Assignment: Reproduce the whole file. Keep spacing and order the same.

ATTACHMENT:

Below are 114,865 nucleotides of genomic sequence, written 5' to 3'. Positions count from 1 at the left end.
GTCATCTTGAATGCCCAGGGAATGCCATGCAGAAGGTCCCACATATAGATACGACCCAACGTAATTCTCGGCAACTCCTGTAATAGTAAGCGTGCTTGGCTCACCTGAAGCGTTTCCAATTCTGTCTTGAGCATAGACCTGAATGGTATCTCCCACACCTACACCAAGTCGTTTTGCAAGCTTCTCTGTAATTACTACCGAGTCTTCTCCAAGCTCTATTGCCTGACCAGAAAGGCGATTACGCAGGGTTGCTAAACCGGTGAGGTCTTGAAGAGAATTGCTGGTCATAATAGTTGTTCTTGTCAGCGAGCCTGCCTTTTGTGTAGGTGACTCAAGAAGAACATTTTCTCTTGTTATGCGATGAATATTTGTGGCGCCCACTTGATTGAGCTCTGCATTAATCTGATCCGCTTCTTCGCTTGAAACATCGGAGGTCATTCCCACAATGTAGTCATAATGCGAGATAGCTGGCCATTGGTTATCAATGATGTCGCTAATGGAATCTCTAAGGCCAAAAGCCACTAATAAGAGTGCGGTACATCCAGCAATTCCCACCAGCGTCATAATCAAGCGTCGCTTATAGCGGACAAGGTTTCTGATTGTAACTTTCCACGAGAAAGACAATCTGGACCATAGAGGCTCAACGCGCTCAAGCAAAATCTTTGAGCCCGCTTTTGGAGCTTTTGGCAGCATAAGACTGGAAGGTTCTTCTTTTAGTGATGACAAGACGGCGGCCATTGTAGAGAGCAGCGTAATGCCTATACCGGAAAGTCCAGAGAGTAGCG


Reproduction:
Below are 114,865 nucleotides of genomic sequence, written 5' to 3'. Positions count from 1 at the left end.
GTCATCTTGAATGCCCAGGGAATGCCATGCAGAAGGTCCCACATATAGATACGACCCAACGTAATTCTCGGCAACTCCTGTAATAGTAAGCGTGCTTGGCTCACCTGAAGCGTTTCCAATTCTGTCTTGAGCATAGACCTGAATGGTATCTCCCACACCTACACCAAGTCGTTTTGCAAGCTTCTCTGTAATTACTACCGAGTCTTCTCCAAGCTCTATTGCCTGACCAGAAAGGCGATTACGCAGGGTTGCTAAACCGGTGAGGTCTTGAAGAGAATTGCTGGTCATAATAGTTGTTCTTGTCAGCGAGCCTGCCTTTTGTGTAGGTGACTCAAGAAGAACATTTTCTCTTGTTATGCGATGAATATTTGTGGCGCCCACTTGATTGAGCTCTGCATTAATCTGATCCGCTTCTTCGCTTGAAACATCGGAGGTCATTCCCACAATGTAGTCATAATGCGAGATAGCTGGCCATTGGTTATCAATGATGTCGCTAATGGAATCTCTAAGGCCAAAAGCCACTAATAAGAGTGCGGTACATCCAGCAATTCCCACCAGCGTCATAATCAAGCGTCGCTTATAGCGGACAAGGTTTCTGATTGTAACTTTCCACGAGAAAGACAATCTGGACCATAGAGGCTCAACGCGCTCAAGCAAAATCTTTGAGCCCGCTTTTGGAGCTTTTGGCAGCATAAGACTGGAAGGTTCTTCTTTTAGTGATGACAAGACGGCGGCCATTGTAGAGAGCAGCGTAATGCCTATACCGGAAAGTCCAGAGAGTAGCG